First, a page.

Ireland: “Ireland’s QUIT Smoking Services”
By Siobhan Jennings, National CVD Prevention Coordinator for Ireland (2018)
This campaign aims to empower, enable and support smokers to quit smoking by providing behavioural support, advice and motivation to quit using an evidence-based client centred approach.
It is part of an ambitious plan to reach the Tobacco Free Ireland target of less than 5% smoking by 2025.
This integrated smoking cessation campaign consists of multiple services, including:
- A social marketing campaign to encourage smokers to make a quit attempt and to raise awareness of the free supports available from the QUIT Smoking Cessation Service.
- A new interactive website complete with online QUITplan and a new QUIT Team support service was launched in 2015 and offers support over the phone, email, live web-chat and via social media.
- A smoking cessation treatment programme comprising of 7 contacts over 12 months.
Typically, clients are offered weekly support for the first four weeks of their quit attempt and follow-up at three and twelve months. Services are available free of charge through a variety of channels including specialist one to one support and group support, complementing the above-mentioned phone line and website.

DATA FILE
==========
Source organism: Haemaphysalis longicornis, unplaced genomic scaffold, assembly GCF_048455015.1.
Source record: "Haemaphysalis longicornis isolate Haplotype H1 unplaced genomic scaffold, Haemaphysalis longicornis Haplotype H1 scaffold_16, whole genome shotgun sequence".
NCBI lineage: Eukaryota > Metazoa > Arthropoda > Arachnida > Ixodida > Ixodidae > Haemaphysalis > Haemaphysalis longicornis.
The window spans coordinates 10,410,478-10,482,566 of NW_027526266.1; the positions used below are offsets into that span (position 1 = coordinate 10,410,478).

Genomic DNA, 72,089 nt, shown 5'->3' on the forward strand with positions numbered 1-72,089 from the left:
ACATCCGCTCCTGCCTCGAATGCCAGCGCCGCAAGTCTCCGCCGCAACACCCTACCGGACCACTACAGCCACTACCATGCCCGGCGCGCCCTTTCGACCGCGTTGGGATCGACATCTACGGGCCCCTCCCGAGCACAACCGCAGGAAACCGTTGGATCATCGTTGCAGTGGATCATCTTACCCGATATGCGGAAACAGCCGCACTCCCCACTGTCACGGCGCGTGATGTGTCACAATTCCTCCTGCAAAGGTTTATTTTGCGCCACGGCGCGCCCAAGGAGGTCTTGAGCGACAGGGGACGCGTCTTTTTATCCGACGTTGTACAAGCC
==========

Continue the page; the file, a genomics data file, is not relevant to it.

A series of new TV and radio ads that celebrate this growing number of quitters with positive early indication of engagement on social media, increased numbers phoning the QUIT Team and increased QUITplan sign ups.
Since the Quit campaign began in 2011, the numbers of smokers in Ireland has dropped by over 125,000. This decline means that there are now more quitters than current smokers.
12,081 clients received smoking cessation support through the QUIT Smoking cessation support services in 2015 increasing to 14,475 in 2016 (19.6% increase). Half of clients (50%) who received QUIT smoking cessation services in 2016 were quit at 4 weeks.
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Read the "Country of the Month" report from Ireland to get more detailed information about CVD Prevention in this country.
Note: The content of this article reflects the personal opinion of the author/s and is not necessarily the official position of the European Society of Cardiology.